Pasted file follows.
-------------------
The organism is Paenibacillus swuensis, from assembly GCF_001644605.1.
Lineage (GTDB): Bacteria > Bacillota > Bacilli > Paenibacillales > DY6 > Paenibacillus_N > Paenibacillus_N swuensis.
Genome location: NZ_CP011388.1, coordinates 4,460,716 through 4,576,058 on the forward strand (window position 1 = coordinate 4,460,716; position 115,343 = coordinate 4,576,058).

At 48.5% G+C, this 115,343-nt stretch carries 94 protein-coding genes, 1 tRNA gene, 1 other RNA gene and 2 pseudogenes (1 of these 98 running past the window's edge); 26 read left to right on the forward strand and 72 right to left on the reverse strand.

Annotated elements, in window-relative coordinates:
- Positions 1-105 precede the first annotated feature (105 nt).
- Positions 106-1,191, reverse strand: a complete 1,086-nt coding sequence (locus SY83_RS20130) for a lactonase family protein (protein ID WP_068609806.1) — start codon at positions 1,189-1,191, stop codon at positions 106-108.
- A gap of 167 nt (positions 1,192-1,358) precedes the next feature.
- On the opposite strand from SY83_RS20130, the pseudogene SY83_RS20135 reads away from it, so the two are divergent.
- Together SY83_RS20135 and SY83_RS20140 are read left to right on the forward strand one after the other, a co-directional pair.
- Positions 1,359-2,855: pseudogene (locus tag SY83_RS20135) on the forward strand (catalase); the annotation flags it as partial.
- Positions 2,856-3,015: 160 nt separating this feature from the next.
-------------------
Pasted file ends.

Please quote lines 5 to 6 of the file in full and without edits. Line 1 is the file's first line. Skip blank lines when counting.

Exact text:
Annotated elements, in window-relative coordinates:
- Positions 1-105 precede the first annotated feature (105 nt).